The Challenges of Divorcing in the Military
If you are among the brave men and women dedicating their lives to protecting our country and defending our freedoms (or if you are a military spouse), you know that serving carries a strong sense of pride, honor and patriotism.
You also know it comes with its share of sacrifices.
Frequent relocation whether domestic or international, coupled with long deployments and time apart from your husband or wife can really put a marriage to the test. And sometimes, that strain can take a huge toll and lead to a military divorce.
Ending a marriage is never easy.
But it can be far more difficult when one or both parties serve in the military.
- Perhaps you and your spouse are living in different places.
- Or you've recently relocated and aren't sure if you qualify to get a divorce in the state you’re currently residing in.
- Maybe you’re wondering how to develop a parenting time schedule when one of you is away for long stretches of time?
- Or how to agree on a child support or alimony amount when your incomes can be quite variable.
- You might be questioning how to resolve the issue of military retirement and divorce - because you know dividing military pensions are handled much differently than civilian pensions.
- And on top of all that, you might want to know just how you can get through your military divorce or dual military divorce in a way that is peaceful, fair, cost-effective and child-focused.
In this post, we'll focus on frequently asked questions about military divorces.
And if you’re divorcing in the military, we'll shed some light on why divorce mediation can help you keep things peaceful, productive, and reach an agreement you and your spouse both find fair.
Frequently Asked Questions about Military Divorces and The Divorce Mediation Process:
- What is a Military Divorce?
- How is a military divorce different than a civilian divorce?
- What issues can divorce mediation resolve in a military divorce?
- What are the benefits of mediating our military or dual military divorce?
- How does the military divorce process using divorce mediation work? And what role does the mediator play?
- How do mediation sessions take place in a military divorce? And when divorcing in the military, how long does mediation take?
- How do I know if divorce mediation is right for my uncontested military divorce?
- What should I know about getting a divorce in the military with children?
- When it comes to a military divorce and alimony, as a service member do I really have to pay money to my soon-to-be-ex-spouse?
- Can mediation help resolve issues surrounding property division especially military retirement and divorce?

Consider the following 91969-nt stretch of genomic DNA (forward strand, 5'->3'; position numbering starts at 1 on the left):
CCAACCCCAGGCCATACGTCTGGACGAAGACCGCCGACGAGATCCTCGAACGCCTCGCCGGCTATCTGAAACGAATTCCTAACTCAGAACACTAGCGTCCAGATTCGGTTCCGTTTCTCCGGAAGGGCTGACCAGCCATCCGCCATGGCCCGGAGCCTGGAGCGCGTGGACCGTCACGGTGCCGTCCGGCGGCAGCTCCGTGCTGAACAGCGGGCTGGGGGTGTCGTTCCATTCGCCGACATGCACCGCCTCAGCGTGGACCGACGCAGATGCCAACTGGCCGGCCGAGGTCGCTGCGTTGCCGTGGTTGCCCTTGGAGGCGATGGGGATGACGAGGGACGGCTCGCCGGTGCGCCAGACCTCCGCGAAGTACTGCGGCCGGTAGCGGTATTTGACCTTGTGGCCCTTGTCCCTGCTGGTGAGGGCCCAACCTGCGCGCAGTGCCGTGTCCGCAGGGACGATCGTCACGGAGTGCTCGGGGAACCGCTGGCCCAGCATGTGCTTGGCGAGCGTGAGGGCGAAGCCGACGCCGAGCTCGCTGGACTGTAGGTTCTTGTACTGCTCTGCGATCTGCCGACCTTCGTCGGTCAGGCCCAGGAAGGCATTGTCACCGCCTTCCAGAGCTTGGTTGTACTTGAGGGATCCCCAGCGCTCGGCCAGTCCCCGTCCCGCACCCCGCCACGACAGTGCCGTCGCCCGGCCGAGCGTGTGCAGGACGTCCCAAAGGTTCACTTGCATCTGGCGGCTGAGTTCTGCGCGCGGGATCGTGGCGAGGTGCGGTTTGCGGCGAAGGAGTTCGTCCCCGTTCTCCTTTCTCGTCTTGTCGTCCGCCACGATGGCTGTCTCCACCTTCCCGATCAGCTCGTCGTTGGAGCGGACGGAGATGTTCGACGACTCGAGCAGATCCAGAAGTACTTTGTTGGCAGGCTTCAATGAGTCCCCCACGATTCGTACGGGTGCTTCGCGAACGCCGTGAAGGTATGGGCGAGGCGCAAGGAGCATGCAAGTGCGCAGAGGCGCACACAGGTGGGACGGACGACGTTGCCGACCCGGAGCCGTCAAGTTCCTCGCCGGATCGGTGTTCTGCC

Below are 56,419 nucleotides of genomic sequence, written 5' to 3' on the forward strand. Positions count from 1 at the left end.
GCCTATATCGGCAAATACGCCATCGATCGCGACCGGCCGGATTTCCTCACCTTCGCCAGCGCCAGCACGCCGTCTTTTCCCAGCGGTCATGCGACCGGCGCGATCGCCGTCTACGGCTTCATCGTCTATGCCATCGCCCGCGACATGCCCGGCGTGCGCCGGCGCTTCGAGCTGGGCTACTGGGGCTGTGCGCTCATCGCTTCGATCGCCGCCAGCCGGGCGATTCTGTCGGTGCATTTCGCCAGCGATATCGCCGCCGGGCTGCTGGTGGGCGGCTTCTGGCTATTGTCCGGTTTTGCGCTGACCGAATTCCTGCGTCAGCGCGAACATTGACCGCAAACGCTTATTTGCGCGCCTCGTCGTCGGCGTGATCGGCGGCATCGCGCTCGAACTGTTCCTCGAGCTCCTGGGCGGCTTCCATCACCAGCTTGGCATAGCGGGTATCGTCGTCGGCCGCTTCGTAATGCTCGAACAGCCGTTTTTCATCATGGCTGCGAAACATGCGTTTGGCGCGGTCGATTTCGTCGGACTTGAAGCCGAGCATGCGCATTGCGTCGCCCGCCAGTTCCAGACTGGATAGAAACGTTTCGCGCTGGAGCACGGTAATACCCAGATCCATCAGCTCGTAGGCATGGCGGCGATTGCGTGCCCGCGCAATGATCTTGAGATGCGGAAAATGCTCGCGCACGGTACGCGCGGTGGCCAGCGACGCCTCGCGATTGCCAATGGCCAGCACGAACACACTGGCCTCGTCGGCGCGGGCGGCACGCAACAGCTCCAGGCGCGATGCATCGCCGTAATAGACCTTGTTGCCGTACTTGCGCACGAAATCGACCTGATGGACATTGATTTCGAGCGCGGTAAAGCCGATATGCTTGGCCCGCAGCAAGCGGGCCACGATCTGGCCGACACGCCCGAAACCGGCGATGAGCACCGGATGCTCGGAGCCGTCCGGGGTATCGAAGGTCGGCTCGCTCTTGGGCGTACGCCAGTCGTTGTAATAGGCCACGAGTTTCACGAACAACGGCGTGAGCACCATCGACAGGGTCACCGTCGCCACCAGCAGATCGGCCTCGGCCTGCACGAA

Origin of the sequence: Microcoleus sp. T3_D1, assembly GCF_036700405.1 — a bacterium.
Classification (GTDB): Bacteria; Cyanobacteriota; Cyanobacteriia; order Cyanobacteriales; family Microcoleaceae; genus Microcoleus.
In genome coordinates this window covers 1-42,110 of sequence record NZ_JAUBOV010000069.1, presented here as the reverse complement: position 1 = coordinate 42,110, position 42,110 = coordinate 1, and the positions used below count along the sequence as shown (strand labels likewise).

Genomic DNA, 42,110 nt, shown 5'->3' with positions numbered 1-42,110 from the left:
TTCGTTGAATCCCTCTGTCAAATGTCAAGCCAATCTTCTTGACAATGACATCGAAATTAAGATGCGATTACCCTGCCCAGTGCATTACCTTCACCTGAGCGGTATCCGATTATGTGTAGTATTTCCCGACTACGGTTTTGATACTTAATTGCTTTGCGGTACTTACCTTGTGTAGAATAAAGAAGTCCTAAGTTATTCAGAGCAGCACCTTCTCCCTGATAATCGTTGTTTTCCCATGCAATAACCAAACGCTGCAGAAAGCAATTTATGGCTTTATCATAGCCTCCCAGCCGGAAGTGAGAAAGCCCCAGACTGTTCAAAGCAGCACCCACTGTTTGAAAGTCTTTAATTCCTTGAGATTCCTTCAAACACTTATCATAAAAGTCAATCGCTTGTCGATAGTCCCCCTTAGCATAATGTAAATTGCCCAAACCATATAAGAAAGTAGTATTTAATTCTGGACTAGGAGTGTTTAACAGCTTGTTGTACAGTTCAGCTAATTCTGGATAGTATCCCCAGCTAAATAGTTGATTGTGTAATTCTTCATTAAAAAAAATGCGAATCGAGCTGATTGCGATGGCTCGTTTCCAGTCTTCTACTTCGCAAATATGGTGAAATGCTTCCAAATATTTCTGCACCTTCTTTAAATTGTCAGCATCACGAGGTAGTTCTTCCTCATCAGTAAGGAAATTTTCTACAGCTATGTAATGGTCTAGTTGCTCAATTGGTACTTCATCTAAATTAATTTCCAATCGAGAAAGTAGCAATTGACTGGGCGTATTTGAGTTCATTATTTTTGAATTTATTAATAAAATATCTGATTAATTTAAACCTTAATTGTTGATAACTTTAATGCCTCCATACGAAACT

- I or my spouse is stationed in a different state or overseas. Can we still mediate with you?
- How do we get started mediating our military divorce with Equitable Mediation?
What is a Military Divorce?
A military divorce is simply a divorce in which one spouse serves in any branch of the military (Army, Navy, Air Force, Marines, Coast Guard, etc.). This includes active duty military or retired military personnel.
If both spouses are in the military and seeking a divorce, it’s referred to as a dual military divorce.Back to top of FAQs list
How is a military divorce different than a civilian divorce?
There is a common misconception that military divorces are handled differently than civilian divorces. And while yes, some of the issues in military divorces are different than in civilian ones, the military divorce process is the same as a civilian divorce process.
Sometimes people starting military divorces think they need to hire a military divorce lawyer. Or work with a JAG officer in order to get a military divorce.
But that's not the case.
If you want to know how to get a divorce in the military, you and your spouse would simply use one of the same divorce methods (like divorce mediation) civilians use to resolve the necessary issues for divorce.Back to top of FAQs list
What issues can divorce mediation resolve in a military divorce?
Divorce mediation can resolve all of the issues required for your military divorce including, but not limited to:
- A parenting plan to outline time sharing and parental responsibilities for co-parenting your children post-divorce;
- The financial support each of you will provide your children (child support);
- The division of your marital property and debts - which may be referred to as equitable distribution or community property, depending on the state you live in;
- And how much, and for how long you will pay or receive alimony - which may also be known as spousal support, maintenance, or spousal maintenance, depending on the state you live in.
What are the benefits of mediating our military or dual military divorce?